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Evidence of Elevational Speciation in Kerteszia cruzii (Diptera: Culicidae) in the Ribeira Valley, São Paulo, Brazil

Authors
  • Demari-Silva, Bruna1
  • Laporta, Gabriel Zorello2
  • de Oliveira, Tatiane Marques Porangaba1
  • Sallum, Maria Anice Mureb1
  • 1 Faculdade de Saúde Pública, Departamento de Epidemiologia, Universidade de São Paulo, São Paulo , (Brazil)
  • 2 Centro Universitário FMABC da Fundação ABC, Setor de Pós-graduação, Pesquisa e Inovação, Santo André , (Brazil)
Type
Published Article
Journal
Frontiers in Ecology and Evolution
Publisher
Frontiers Media S.A.
Publication Date
Jul 06, 2021
Volume
9
Identifiers
DOI: 10.3389/fevo.2021.707642
Source
Frontiers
Keywords
Disciplines
  • Ecology and Evolution
  • Original Research
License
Green

Abstract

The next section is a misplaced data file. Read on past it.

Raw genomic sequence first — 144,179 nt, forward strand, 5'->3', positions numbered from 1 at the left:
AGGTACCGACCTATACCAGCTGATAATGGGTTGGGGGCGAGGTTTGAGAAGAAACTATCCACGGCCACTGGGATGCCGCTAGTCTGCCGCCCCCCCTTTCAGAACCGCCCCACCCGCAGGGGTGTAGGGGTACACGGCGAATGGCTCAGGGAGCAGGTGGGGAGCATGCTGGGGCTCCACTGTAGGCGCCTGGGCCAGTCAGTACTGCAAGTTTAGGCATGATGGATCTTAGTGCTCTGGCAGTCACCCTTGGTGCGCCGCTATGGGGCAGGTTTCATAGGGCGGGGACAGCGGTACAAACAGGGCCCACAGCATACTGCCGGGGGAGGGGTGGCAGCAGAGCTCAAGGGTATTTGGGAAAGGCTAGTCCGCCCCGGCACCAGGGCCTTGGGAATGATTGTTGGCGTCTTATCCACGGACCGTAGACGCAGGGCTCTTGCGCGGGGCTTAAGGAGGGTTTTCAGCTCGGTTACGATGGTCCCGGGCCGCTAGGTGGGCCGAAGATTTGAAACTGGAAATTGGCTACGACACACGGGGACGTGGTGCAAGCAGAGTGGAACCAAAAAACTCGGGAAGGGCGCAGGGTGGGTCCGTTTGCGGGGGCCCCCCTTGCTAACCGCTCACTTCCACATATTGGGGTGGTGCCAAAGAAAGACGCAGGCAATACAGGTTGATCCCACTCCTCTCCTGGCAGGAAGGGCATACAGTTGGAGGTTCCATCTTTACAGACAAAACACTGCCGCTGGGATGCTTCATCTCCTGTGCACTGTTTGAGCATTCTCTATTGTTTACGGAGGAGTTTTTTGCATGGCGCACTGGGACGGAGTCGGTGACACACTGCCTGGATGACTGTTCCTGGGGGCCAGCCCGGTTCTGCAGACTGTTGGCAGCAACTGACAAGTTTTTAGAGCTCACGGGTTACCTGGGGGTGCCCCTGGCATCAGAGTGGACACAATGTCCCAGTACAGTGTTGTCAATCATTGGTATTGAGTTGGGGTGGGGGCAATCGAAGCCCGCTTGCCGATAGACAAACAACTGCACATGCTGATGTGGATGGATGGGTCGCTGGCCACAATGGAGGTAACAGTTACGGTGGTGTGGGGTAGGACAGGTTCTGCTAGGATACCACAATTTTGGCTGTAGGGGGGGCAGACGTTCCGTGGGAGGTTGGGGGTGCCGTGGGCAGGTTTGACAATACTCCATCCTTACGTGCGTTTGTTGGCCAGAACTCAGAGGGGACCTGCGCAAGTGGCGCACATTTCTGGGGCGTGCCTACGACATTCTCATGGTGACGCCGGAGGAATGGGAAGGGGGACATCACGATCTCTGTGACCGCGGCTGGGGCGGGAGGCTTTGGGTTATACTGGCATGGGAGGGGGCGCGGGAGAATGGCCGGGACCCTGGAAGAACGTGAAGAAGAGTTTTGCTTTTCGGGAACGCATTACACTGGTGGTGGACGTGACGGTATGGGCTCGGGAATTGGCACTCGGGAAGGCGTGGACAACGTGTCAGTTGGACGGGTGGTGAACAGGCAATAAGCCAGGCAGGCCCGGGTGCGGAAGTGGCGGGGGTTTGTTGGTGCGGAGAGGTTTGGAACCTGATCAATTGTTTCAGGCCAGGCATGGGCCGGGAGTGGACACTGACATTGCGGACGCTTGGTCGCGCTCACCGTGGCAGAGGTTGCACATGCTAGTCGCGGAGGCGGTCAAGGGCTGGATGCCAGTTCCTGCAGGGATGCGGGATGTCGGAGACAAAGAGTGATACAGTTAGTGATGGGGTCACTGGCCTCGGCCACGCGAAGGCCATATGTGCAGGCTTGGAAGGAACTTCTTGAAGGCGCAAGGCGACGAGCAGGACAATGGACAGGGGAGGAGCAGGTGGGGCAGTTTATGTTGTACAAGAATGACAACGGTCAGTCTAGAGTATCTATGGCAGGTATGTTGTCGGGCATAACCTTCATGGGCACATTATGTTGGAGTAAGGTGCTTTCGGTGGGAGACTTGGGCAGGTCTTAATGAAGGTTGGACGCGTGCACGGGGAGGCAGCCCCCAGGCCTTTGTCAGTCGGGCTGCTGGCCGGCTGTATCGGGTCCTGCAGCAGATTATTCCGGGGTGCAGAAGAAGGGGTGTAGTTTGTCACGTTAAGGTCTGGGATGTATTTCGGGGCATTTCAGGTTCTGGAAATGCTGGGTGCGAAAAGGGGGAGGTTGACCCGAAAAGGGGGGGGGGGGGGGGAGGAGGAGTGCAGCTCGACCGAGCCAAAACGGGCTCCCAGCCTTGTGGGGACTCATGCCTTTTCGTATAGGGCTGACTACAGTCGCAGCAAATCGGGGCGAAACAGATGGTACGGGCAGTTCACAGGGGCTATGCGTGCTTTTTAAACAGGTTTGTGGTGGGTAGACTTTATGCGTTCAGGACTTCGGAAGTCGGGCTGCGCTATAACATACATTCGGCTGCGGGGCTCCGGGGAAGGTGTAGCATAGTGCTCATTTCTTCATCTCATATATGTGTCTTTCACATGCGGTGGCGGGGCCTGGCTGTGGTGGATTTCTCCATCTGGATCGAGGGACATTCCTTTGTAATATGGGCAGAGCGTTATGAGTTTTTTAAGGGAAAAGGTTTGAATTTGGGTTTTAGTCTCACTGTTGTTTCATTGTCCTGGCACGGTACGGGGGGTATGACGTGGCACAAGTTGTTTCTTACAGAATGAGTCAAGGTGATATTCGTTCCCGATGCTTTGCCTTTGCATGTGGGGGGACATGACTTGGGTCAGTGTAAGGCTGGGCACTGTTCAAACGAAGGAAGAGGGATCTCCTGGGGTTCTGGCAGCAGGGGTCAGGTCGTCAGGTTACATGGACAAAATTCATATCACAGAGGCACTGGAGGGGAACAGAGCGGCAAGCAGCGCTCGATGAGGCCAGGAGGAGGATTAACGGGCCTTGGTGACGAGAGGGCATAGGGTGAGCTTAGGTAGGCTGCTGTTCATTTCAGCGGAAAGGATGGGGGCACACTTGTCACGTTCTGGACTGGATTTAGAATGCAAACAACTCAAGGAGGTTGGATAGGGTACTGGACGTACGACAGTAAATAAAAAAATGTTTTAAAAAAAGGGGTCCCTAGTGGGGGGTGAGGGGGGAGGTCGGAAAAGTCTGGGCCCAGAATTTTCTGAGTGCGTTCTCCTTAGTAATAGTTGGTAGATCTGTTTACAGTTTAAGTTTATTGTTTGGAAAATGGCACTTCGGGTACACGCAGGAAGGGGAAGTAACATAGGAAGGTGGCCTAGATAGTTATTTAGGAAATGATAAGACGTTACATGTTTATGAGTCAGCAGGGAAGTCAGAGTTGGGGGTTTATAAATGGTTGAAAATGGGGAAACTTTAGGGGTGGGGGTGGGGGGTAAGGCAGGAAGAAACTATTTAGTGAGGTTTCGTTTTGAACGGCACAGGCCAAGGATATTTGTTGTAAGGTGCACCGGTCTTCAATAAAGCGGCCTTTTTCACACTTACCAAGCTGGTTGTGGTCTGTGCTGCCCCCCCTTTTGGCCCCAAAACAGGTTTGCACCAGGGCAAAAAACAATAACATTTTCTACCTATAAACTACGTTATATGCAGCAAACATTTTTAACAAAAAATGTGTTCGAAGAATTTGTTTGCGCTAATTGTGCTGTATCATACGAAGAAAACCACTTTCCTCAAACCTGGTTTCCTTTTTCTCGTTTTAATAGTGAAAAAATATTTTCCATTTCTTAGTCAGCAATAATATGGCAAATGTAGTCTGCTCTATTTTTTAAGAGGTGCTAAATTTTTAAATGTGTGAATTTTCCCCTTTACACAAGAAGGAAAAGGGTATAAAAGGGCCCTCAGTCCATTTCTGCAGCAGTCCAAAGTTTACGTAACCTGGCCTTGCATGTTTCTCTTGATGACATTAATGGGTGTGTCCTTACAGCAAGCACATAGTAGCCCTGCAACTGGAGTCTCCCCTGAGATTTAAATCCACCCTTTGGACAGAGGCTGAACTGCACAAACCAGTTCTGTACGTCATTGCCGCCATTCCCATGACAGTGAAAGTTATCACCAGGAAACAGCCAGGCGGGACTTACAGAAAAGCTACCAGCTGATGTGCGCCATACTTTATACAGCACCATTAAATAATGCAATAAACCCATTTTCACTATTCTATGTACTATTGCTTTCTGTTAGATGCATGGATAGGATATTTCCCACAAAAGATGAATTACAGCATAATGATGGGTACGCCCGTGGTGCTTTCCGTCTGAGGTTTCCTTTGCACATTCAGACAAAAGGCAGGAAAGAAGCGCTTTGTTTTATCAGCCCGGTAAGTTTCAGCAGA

Kerteszia cruzii [former Anopheles (Kerteszia) cruzii] is a bromeliad mosquito widespread in the Brazilian Atlantic rainforest. In South-eastern Brazil, it plays an important role in malaria transmission because it was infected with at least four Plasmodium species. There is robust evidence that Ke. cruzii is a species complex. We used single nucleotide polymorphisms (SNPs) from a nextRAD sequence (nextera-tagmented, reductively amplified DNA) to investigate the genetic structure of Ke. cruzii in the Ribeira Valley, South-eastern Brazil. Furthermore, we verified whether the genetic structure was associated with forest cover, elevation, slope, and vegetation physiognomy. Our results showed two distinct lineages in the studied region associated with elevation and isolation by distance. The first lineage included samples from coastal localities and the second comprised specimens from inland or mountain sites. At one sampling locality (Esteiro do Morro in Cananéia municipality), both lineages are sympatric. These results are in accordance with previously published data that showed elevated stratification in Ke. cruzii. However, Fst values did not indicate the existence of cryptic or sister species in Ke. cruzii in this region, we concluded that elevational speciation probably occurs, and we hypothesized that differences in population structure found might be associated with the distribution of bromeliad species.

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